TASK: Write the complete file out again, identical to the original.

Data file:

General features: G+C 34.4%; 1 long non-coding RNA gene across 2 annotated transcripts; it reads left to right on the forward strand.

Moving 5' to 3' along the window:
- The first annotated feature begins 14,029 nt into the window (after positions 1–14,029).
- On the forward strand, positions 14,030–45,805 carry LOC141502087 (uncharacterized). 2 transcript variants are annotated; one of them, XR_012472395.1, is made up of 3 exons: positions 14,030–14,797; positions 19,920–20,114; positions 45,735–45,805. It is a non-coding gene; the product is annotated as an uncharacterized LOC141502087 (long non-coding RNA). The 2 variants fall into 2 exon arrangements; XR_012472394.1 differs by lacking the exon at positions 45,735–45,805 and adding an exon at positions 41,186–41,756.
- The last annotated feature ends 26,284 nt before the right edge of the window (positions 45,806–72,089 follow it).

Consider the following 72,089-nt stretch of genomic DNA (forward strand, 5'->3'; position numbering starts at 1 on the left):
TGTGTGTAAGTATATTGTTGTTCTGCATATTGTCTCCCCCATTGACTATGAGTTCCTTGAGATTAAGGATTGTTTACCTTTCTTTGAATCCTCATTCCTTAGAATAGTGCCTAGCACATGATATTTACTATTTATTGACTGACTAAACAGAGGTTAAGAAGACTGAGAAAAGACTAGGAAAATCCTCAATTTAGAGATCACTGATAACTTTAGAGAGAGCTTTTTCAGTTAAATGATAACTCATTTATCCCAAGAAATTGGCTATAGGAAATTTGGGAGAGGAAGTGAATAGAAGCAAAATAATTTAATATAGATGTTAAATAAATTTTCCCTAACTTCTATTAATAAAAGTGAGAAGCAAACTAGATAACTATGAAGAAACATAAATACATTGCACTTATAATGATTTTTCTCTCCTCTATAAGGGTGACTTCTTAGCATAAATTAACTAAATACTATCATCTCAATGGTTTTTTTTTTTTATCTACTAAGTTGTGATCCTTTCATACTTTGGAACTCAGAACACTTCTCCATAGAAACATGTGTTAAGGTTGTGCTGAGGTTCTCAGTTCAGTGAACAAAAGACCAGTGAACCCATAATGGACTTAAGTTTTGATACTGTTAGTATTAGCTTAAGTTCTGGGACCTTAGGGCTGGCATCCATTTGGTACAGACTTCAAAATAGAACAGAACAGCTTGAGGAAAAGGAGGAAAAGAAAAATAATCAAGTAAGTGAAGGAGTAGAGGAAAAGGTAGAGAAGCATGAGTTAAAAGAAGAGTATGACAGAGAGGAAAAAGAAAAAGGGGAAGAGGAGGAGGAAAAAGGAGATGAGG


General features: G+C 34.4%; 1 long non-coding RNA gene across 2 annotated transcripts; it reads left to right on the forward strand.

Moving 5' to 3' along the window:
- The first annotated feature begins 14,029 nt into the window (after positions 1–14,029).
- On the forward strand, positions 14,030–45,805 carry LOC141502087 (uncharacterized). 2 transcript variants are annotated; one of them, XR_012472395.1, is made up of 3 exons: positions 14,030–14,797; positions 19,920–20,114; positions 45,735–45,805. It is a non-coding gene; the product is annotated as an uncharacterized LOC141502087 (long non-coding RNA). The 2 variants fall into 2 exon arrangements; XR_012472394.1 differs by lacking the exon at positions 45,735–45,805 and adding an exon at positions 41,186–41,756.
- The last annotated feature ends 26,284 nt before the right edge of the window (positions 45,806–72,089 follow it).

Consider the following 72,089-nt stretch of genomic DNA (forward strand, 5'->3'; position numbering starts at 1 on the left):
TGTGTGTAAGTATATTGTTGTTCTGCATATTGTCTCCCCCATTGACTATGAGTTCCTTGAGATTAAGGATTGTTTACCTTTCTTTGAATCCTCATTCCTTAGAATAGTGCCTAGCACATGATATTTACTATTTATTGACTGACTAAACAGAGGTTAAGAAGACTGAGAAAAGACTAGGAAAATCCTCAATTTAGAGATCACTGATAACTTTAGAGAGAGCTTTTTCAGTTAAATGATAACTCATTTATCCCAAGAAATTGGCTATAGGAAATTTGGGAGAGGAAGTGAATAGAAGCAAAATAATTTAATATAGATGTTAAATAAATTTTCCCTAACTTCTATTAATAAAAGTGAGAAGCAAACTAGATAACTATGAAGAAACATAAATACATTGCACTTATAATGATTTTTCTCTCCTCTATAAGGGTGACTTCTTAGCATAAATTAACTAAATACTATCATCTCAATGGTTTTTTTTTTTTATCTACTAAGTTGTGATCCTTTCATACTTTGGAACTCAGAACACTTCTCCATAGAAACATGTGTTAAGGTTGTGCTGAGGTTCTCAGTTCAGTGAACAAAAGACCAGTGAACCCATAATGGACTTAAGTTTTGATACTGTTAGTATTAGCTTAAGTTCTGGGACCTTAGGGCTGGCATCCATTTGGTACAGACTTCAAAATAGAACAGAACAGCTTGAGGAAAAGGAGGAAAAGAAAAATAATCAAGTAAGTGAAGGAGTAGAGGAAAAGGTAGAGAAGCATGAGTTAAAAGAAGAGTATGACAGAGAGGAAAAAGAAAAAGGGGAAGAGGAGGAGGAAAAAGGAGATGAGG